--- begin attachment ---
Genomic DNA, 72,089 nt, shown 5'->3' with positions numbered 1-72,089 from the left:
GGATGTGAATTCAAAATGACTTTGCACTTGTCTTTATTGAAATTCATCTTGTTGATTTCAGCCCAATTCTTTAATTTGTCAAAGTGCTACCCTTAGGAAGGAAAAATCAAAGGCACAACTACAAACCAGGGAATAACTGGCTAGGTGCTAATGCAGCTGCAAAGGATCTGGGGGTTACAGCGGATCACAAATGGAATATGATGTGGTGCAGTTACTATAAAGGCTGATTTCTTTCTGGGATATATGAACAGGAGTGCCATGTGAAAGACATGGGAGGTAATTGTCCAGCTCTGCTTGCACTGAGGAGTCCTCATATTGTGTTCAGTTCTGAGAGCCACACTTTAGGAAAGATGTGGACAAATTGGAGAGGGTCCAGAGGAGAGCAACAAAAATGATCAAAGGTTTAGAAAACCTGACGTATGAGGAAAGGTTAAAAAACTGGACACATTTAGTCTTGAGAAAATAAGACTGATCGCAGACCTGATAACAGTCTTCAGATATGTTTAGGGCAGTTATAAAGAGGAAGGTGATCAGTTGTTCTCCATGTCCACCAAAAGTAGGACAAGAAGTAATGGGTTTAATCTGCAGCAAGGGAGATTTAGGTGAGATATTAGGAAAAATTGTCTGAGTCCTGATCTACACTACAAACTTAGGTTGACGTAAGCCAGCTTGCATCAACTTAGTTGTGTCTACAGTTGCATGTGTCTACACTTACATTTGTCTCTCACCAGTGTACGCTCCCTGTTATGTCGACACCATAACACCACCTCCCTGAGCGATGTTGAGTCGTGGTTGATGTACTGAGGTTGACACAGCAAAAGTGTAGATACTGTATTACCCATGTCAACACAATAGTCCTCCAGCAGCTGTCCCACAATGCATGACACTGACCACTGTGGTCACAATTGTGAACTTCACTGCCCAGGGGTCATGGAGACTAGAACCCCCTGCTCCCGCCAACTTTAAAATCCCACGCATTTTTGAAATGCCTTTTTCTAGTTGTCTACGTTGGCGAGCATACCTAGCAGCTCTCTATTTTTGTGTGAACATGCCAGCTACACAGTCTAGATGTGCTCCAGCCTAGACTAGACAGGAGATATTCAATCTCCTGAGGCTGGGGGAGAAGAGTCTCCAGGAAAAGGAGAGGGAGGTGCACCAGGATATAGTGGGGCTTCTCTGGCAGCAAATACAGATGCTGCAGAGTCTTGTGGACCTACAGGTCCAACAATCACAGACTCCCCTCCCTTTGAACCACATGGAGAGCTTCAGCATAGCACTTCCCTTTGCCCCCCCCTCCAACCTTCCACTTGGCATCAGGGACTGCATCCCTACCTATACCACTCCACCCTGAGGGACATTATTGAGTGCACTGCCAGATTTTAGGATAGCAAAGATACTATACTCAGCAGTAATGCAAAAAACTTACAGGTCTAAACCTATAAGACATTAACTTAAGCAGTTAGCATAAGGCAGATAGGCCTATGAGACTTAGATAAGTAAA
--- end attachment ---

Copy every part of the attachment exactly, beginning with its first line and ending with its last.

Genomic DNA, 72,089 nt, shown 5'->3' with positions numbered 1-72,089 from the left:
GGATGTGAATTCAAAATGACTTTGCACTTGTCTTTATTGAAATTCATCTTGTTGATTTCAGCCCAATTCTTTAATTTGTCAAAGTGCTACCCTTAGGAAGGAAAAATCAAAGGCACAACTACAAACCAGGGAATAACTGGCTAGGTGCTAATGCAGCTGCAAAGGATCTGGGGGTTACAGCGGATCACAAATGGAATATGATGTGGTGCAGTTACTATAAAGGCTGATTTCTTTCTGGGATATATGAACAGGAGTGCCATGTGAAAGACATGGGAGGTAATTGTCCAGCTCTGCTTGCACTGAGGAGTCCTCATATTGTGTTCAGTTCTGAGAGCCACACTTTAGGAAAGATGTGGACAAATTGGAGAGGGTCCAGAGGAGAGCAACAAAAATGATCAAAGGTTTAGAAAACCTGACGTATGAGGAAAGGTTAAAAAACTGGACACATTTAGTCTTGAGAAAATAAGACTGATCGCAGACCTGATAACAGTCTTCAGATATGTTTAGGGCAGTTATAAAGAGGAAGGTGATCAGTTGTTCTCCATGTCCACCAAAAGTAGGACAAGAAGTAATGGGTTTAATCTGCAGCAAGGGAGATTTAGGTGAGATATTAGGAAAAATTGTCTGAGTCCTGATCTACACTACAAACTTAGGTTGACGTAAGCCAGCTTGCATCAACTTAGTTGTGTCTACAGTTGCATGTGTCTACACTTACATTTGTCTCTCACCAGTGTACGCTCCCTGTTATGTCGACACCATAACACCACCTCCCTGAGCGATGTTGAGTCGTGGTTGATGTACTGAGGTTGACACAGCAAAAGTGTAGATACTGTATTACCCATGTCAACACAATAGTCCTCCAGCAGCTGTCCCACAATGCATGACACTGACCACTGTGGTCACAATTGTGAACTTCACTGCCCAGGGGTCATGGAGACTAGAACCCCCTGCTCCCGCCAACTTTAAAATCCCACGCATTTTTGAAATGCCTTTTTCTAGTTGTCTACGTTGGCGAGCATACCTAGCAGCTCTCTATTTTTGTGTGAACATGCCAGCTACACAGTCTAGATGTGCTCCAGCCTAGACTAGACAGGAGATATTCAATCTCCTGAGGCTGGGGGAGAAGAGTCTCCAGGAAAAGGAGAGGGAGGTGCACCAGGATATAGTGGGGCTTCTCTGGCAGCAAATACAGATGCTGCAGAGTCTTGTGGACCTACAGGTCCAACAATCACAGACTCCCCTCCCTTTGAACCACATGGAGAGCTTCAGCATAGCACTTCCCTTTGCCCCCCCCTCCAACCTTCCACTTGGCATCAGGGACTGCATCCCTACCTATACCACTCCACCCTGAGGGACATTATTGAGTGCACTGCCAGATTTTAGGATAGCAAAGATACTATACTCAGCAGTAATGCAAAAAACTTACAGGTCTAAACCTATAAGACATTAACTTAAGCAGTTAGCATAAGGCAGATAGGCCTATGAGACTTAGATAAGTAAA